In summary, WGCNA and WGCNA* are both categorical grouping variables that attempt to classify low, moderate and high mortality risk groups according to their TMA marker expression data. The WGCNA variable uses data from the complete set of markers, and the WGCNA* variable approximates the WGCNA categories by identifying optimal thresholds for a small subset of these markers. Since a threshold can be defined in relation to its parent distribution, i.e. as a percentile, the WGCNA* classifier or "rule" can easily be evaluated in additional independent data sets.
Application of WGCNA to a tumor expression array breast cancer data set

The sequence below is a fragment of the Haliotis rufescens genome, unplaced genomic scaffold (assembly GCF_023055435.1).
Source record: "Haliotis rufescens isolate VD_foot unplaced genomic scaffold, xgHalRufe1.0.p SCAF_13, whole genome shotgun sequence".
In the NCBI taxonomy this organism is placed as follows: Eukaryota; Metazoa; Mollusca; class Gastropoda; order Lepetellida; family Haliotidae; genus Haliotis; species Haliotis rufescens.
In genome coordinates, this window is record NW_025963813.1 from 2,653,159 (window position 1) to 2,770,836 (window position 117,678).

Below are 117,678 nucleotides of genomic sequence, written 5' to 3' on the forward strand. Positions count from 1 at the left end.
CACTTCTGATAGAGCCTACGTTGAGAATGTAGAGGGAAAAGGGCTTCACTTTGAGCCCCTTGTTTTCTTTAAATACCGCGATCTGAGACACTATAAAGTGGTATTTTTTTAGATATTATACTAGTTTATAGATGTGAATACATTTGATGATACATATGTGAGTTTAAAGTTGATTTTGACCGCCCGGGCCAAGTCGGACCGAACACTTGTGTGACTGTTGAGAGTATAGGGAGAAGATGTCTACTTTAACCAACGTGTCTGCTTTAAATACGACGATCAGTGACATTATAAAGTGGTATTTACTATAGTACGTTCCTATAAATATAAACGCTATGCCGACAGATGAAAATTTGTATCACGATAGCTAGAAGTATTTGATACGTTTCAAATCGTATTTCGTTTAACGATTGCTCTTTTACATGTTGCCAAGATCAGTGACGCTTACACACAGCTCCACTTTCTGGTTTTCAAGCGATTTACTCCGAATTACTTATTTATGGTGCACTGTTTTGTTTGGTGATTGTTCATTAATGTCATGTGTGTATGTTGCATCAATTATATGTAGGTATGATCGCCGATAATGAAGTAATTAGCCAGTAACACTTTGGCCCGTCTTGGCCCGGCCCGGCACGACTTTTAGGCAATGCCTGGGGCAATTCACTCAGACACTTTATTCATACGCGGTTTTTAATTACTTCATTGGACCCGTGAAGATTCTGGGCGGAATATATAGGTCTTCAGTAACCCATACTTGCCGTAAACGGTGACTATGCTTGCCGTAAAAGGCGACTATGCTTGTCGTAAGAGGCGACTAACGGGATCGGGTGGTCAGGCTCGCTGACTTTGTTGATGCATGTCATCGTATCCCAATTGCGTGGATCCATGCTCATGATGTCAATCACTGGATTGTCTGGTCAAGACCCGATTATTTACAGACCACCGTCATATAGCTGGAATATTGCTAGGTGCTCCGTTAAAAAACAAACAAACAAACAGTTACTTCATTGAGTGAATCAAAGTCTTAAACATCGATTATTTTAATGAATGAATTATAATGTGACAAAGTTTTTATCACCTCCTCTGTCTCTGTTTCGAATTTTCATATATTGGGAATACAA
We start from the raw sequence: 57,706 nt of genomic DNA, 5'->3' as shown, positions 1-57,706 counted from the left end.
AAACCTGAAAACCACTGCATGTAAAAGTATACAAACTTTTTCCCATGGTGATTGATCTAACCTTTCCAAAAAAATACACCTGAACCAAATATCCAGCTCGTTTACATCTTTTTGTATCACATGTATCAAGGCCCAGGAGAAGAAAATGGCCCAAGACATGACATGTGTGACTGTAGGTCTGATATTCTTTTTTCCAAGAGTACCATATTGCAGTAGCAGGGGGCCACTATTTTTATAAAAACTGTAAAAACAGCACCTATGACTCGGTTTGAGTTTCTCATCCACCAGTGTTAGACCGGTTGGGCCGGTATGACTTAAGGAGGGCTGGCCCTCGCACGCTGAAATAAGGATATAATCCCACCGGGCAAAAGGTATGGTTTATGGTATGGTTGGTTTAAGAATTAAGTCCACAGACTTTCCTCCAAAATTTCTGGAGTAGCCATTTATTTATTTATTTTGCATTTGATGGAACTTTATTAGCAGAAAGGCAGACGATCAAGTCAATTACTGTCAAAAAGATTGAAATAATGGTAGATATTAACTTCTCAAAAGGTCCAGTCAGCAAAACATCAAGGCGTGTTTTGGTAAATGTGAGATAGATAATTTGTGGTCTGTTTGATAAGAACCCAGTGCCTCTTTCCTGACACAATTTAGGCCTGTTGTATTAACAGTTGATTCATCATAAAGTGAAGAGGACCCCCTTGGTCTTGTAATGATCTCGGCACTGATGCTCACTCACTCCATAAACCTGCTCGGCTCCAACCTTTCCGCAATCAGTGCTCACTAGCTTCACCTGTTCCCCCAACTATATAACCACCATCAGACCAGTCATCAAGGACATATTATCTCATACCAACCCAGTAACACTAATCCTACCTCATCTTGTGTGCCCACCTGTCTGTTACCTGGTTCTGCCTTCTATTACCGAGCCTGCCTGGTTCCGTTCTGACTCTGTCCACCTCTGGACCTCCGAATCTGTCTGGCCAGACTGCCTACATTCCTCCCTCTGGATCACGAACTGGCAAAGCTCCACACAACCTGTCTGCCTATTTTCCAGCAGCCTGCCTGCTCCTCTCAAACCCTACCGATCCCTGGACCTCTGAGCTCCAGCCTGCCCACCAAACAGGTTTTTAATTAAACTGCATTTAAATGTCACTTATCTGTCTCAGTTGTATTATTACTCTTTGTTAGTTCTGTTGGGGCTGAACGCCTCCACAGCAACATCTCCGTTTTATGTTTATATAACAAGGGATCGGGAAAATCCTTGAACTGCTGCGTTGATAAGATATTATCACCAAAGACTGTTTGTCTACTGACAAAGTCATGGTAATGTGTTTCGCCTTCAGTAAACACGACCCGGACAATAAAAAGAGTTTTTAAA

We applied the WGCNA methodology outlined above to a high-density TMA platform consisting of 26 putative tumor biomarkers measured on 82 breast cancer patients (Tables , ). The patients were clustered by their expression profiles, which were transformed to adjacencies using the soft threshold (power) β = 10 and the signed network option for calculating adjacency in the WGCNA R package. The cutreeDynamic function was used (with options minClusterSize = 2 and deepSplit = 3) to generate 16 modules (not shown). Since we did not expect that these modules were robustly defined given the relatively small data set, we merged similar modules using the mergeCloseModules R function with the "cutHeight" parameter set to 0.15, which was optimal for obtaining fewer but more robustly defined modules that were significantly associated with survival (p-value = 3.9 × 10-4). Since the groups were defined with respect to the survival outcome, the p-value is overfit and should be interpreted as a descriptive (not inferential) measure. To arrive at an unbiased evaluation of the patient groups, we used independent gene expression data sets as described below. The WGCNA groups corresponded to mortality rates of 5.4%, 22%, and 50% (colored white, grey and black, respectively in Figure , , ).